Linux: From Toe Testing To Flat Footing

UbuntuSudio Desktop

UbuntuStudio Desktop

I had tried Linux once in a while as time went by and I had seen the improvements made over the years. Still, I wasn’t ready to have a system based on it. Last few weeks I spent trying out a few of the Linux distros to check if it was time for me to have a permanent installation instead of just install and delete. I was in need of another computer and I wanted to know if the time had come for me to have a Linux box permanently.

After some searching, reading, downloading, burnt a few cds and trying, I must say that now Linux is practically more than ready for the masses. It works right after installation though you still need to install the printer driver which is easy if supported and the proprietary graphics card driver instead of the default driver, if you want the real deal (initially this needs some sweating though).

Graphics card and printers installed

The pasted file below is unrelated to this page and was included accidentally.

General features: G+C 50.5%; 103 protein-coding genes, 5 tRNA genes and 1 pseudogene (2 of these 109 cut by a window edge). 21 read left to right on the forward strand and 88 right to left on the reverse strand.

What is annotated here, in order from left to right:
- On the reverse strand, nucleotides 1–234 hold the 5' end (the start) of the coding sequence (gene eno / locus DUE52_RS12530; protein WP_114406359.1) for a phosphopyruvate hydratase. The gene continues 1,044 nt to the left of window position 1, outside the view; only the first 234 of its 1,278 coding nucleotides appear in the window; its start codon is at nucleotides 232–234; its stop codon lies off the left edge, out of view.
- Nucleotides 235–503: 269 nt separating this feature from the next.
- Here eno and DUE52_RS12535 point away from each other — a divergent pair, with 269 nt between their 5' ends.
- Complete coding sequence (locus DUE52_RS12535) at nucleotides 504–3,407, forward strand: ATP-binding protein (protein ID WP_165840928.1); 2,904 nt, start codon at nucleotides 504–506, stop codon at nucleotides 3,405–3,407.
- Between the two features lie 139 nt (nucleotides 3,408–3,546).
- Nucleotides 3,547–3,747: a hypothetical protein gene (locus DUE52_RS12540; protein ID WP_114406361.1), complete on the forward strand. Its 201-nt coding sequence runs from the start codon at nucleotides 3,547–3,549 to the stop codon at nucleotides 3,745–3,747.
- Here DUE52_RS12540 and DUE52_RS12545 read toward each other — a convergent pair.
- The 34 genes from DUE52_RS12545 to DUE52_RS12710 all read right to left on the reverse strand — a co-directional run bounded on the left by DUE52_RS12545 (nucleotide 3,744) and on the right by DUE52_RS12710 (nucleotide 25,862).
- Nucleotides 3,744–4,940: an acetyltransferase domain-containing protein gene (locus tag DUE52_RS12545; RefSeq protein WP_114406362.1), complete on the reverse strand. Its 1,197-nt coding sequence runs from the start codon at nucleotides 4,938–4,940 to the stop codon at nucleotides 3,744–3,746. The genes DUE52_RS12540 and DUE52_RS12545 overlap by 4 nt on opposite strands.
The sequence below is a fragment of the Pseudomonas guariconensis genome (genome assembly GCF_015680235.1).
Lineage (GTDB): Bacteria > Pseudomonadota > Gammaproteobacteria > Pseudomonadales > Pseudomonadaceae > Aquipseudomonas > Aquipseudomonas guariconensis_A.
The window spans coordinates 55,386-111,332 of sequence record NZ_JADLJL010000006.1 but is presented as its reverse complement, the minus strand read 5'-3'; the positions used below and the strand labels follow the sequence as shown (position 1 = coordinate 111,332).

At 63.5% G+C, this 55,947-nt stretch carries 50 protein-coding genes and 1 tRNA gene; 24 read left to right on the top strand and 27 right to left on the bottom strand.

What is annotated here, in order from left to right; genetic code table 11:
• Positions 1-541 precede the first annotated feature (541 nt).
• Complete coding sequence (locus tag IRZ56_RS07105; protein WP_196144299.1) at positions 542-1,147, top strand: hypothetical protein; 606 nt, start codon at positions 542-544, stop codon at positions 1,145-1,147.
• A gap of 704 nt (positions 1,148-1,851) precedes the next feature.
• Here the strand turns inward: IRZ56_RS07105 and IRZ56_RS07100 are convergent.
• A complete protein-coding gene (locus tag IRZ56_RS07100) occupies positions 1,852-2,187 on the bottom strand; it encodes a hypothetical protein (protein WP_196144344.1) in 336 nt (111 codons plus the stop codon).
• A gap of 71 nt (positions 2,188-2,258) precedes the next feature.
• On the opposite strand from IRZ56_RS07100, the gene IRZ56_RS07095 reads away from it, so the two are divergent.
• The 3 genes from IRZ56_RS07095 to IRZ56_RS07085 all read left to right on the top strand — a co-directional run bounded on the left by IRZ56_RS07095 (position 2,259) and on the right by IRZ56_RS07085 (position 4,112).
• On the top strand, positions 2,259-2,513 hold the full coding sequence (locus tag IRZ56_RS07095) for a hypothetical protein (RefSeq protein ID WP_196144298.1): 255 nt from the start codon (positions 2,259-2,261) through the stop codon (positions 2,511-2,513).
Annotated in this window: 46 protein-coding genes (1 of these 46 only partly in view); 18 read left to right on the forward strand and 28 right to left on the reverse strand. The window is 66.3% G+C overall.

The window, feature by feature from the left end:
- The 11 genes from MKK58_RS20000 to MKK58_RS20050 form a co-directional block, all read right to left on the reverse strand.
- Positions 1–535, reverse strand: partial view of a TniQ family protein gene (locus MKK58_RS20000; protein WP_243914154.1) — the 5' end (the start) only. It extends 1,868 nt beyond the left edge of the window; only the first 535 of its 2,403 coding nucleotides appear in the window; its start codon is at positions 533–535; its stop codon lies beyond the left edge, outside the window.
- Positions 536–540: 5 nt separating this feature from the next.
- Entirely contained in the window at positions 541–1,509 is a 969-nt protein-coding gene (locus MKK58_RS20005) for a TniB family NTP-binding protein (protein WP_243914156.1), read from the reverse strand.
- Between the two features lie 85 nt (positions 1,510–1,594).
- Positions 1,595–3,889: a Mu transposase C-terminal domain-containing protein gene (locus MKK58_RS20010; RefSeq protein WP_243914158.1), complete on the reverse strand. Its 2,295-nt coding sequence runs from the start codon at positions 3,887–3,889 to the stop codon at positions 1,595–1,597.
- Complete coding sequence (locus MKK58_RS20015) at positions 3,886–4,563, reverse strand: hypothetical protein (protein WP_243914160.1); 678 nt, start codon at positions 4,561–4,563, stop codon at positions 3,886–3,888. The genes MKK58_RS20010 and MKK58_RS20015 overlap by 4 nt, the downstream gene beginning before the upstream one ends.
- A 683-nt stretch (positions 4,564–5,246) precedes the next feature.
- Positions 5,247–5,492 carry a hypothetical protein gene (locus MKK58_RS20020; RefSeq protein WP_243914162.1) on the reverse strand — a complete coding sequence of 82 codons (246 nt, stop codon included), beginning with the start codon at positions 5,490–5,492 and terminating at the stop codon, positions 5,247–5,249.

Graphics card and printers installed

There are still some loose ends to be tackled but they are not of great concern. Things like installing application programs and hardware drivers especially graphics cards and printers if they are not in the repositories at hand (the default distro repositories right after installation) which are still quite technical. Thus I hope in the near future, the Linux developers communities could make the installation/removing process of application programs and hardware drivers unified and simple, whatever the variant of the Linux OS that is used. These will entice the application developers and hardware manufacturers to produce products that will also target the Linux OS platform.

I decided to settle for UbuntuStudio because it had groups of programs for audio production, video production, graphic design, photography and publishing. The decision was not hard to make as the new pc was primarily intended for photography post processing.

Application programs

Application programs

Installation was straight forward and fast (without internet connection). At the reboot, it was done, unlike Windows 7 installation that has to go through 3 reboots to get it done. But what is more important is the feeling I get in using it, I must say that it is a pleasure. The booting up process, shutting down process and opening and closing of application programs (same programs used in Windows 7) are fast compared to Windows 7. I am so satisfied that I am now shifting my body weight slightly over to this foot standing on the Linux OS.

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